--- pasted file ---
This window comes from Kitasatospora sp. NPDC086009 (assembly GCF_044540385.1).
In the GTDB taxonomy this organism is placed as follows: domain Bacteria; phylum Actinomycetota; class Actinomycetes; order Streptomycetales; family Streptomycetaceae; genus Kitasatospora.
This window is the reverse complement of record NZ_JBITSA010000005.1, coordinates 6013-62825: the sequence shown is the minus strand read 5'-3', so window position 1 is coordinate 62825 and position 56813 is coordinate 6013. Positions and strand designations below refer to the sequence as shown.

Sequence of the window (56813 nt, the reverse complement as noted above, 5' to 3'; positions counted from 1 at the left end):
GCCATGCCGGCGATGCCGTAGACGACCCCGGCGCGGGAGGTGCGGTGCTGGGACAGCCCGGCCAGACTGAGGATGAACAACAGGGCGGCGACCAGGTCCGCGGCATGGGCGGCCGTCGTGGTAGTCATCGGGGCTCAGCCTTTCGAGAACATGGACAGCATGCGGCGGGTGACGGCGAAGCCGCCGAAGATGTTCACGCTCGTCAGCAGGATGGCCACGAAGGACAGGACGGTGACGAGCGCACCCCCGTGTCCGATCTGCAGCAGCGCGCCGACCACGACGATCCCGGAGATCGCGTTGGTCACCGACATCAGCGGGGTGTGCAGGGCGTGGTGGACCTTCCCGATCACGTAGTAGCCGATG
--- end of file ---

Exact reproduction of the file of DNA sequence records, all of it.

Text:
This window comes from Kitasatospora sp. NPDC086009 (assembly GCF_044540385.1).
In the GTDB taxonomy this organism is placed as follows: domain Bacteria; phylum Actinomycetota; class Actinomycetes; order Streptomycetales; family Streptomycetaceae; genus Kitasatospora.
This window is the reverse complement of record NZ_JBITSA010000005.1, coordinates 6013-62825: the sequence shown is the minus strand read 5'-3', so window position 1 is coordinate 62825 and position 56813 is coordinate 6013. Positions and strand designations below refer to the sequence as shown.

Sequence of the window (56813 nt, the reverse complement as noted above, 5' to 3'; positions counted from 1 at the left end):
GCCATGCCGGCGATGCCGTAGACGACCCCGGCGCGGGAGGTGCGGTGCTGGGACAGCCCGGCCAGACTGAGGATGAACAACAGGGCGGCGACCAGGTCCGCGGCATGGGCGGCCGTCGTGGTAGTCATCGGGGCTCAGCCTTTCGAGAACATGGACAGCATGCGGCGGGTGACGGCGAAGCCGCCGAAGATGTTCACGCTCGTCAGCAGGATGGCCACGAAGGACAGGACGGTGACGAGCGCACCCCCGTGTCCGATCTGCAGCAGCGCGCCGACCACGACGATCCCGGAGATCGCGTTGGTCACCGACATCAGCGGGGTGTGCAGGGCGTGGTGGACCTTCCCGATCACGTAGTAGCCGATG